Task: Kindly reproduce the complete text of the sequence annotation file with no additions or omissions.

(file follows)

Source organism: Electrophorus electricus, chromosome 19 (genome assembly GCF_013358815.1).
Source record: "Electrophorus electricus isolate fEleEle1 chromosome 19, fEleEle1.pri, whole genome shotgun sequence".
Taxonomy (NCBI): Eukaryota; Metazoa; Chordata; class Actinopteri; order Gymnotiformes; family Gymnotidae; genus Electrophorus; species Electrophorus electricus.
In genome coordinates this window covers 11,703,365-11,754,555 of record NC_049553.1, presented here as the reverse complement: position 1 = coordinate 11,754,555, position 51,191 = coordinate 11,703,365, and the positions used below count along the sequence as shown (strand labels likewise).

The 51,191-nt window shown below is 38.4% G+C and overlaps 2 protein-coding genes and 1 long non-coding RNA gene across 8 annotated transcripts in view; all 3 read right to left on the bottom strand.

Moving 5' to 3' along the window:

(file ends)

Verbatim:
Source organism: Electrophorus electricus, chromosome 19 (genome assembly GCF_013358815.1).
Source record: "Electrophorus electricus isolate fEleEle1 chromosome 19, fEleEle1.pri, whole genome shotgun sequence".
Taxonomy (NCBI): Eukaryota; Metazoa; Chordata; class Actinopteri; order Gymnotiformes; family Gymnotidae; genus Electrophorus; species Electrophorus electricus.
In genome coordinates this window covers 11,703,365-11,754,555 of record NC_049553.1, presented here as the reverse complement: position 1 = coordinate 11,754,555, position 51,191 = coordinate 11,703,365, and the positions used below count along the sequence as shown (strand labels likewise).

The 51,191-nt window shown below is 38.4% G+C and overlaps 2 protein-coding genes and 1 long non-coding RNA gene across 8 annotated transcripts in view; all 3 read right to left on the bottom strand.

Moving 5' to 3' along the window: